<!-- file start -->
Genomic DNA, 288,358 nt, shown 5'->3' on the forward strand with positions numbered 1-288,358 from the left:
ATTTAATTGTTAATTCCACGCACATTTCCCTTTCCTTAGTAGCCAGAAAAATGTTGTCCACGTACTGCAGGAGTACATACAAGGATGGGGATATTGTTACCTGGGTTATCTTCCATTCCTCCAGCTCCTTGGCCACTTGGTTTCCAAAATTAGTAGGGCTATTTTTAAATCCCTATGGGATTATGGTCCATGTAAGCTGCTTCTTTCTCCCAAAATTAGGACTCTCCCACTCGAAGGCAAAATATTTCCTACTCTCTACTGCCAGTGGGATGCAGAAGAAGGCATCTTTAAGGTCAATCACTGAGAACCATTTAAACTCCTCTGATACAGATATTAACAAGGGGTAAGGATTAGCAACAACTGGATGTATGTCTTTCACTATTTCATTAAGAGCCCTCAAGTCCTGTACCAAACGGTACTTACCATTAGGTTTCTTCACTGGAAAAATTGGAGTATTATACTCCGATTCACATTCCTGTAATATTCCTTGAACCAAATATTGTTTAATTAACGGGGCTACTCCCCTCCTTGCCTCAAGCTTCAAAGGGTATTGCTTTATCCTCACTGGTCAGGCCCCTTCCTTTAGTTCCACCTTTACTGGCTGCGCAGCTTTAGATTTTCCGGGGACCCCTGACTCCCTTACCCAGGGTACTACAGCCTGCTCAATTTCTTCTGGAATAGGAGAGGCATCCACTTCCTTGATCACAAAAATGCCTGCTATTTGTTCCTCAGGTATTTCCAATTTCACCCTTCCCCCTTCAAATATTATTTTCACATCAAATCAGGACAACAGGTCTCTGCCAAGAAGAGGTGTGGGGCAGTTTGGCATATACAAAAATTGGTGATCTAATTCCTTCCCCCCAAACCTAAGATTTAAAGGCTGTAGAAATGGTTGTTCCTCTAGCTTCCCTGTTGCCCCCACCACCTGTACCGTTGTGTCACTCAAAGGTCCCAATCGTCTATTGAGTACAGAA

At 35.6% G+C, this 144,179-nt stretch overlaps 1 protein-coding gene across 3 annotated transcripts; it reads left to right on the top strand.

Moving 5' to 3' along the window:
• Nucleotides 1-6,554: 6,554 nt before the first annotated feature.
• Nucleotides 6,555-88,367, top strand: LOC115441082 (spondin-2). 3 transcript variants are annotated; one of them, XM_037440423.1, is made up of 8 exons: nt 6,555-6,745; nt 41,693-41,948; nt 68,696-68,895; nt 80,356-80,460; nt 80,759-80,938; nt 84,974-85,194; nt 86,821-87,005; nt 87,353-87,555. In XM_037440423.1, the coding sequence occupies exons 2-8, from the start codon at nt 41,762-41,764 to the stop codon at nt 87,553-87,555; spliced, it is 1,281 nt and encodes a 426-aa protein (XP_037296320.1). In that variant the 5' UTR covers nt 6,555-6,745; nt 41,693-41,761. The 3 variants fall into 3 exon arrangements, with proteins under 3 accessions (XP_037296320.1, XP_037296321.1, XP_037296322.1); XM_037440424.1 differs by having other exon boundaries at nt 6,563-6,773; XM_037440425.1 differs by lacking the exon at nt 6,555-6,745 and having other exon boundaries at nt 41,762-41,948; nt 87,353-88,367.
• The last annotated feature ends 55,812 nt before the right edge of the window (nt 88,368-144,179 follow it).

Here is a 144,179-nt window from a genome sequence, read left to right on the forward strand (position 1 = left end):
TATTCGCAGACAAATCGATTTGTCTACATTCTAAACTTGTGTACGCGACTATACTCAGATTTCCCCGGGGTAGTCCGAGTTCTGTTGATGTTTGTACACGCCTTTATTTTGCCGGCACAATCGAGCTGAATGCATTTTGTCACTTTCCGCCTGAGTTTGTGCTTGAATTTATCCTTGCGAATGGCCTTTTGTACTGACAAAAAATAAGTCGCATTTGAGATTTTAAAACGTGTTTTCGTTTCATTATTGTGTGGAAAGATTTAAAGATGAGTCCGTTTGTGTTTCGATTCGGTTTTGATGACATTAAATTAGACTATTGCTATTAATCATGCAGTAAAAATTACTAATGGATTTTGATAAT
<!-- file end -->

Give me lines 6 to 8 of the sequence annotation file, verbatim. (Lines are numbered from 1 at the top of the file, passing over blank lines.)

• Nucleotides 6,555-88,367, top strand: LOC115441082 (spondin-2). 3 transcript variants are annotated; one of them, XM_037440423.1, is made up of 8 exons: nt 6,555-6,745; nt 41,693-41,948; nt 68,696-68,895; nt 80,356-80,460; nt 80,759-80,938; nt 84,974-85,194; nt 86,821-87,005; nt 87,353-87,555. In XM_037440423.1, the coding sequence occupies exons 2-8, from the start codon at nt 41,762-41,764 to the stop codon at nt 87,553-87,555; spliced, it is 1,281 nt and encodes a 426-aa protein (XP_037296320.1). In that variant the 5' UTR covers nt 6,555-6,745; nt 41,693-41,761. The 3 variants fall into 3 exon arrangements, with proteins under 3 accessions (XP_037296320.1, XP_037296321.1, XP_037296322.1); XM_037440424.1 differs by having other exon boundaries at nt 6,563-6,773; XM_037440425.1 differs by lacking the exon at nt 6,555-6,745 and having other exon boundaries at nt 41,762-41,948; nt 87,353-88,367.
• The last annotated feature ends 55,812 nt before the right edge of the window (nt 88,368-144,179 follow it).

Here is a 144,179-nt window from a genome sequence, read left to right on the forward strand (position 1 = left end):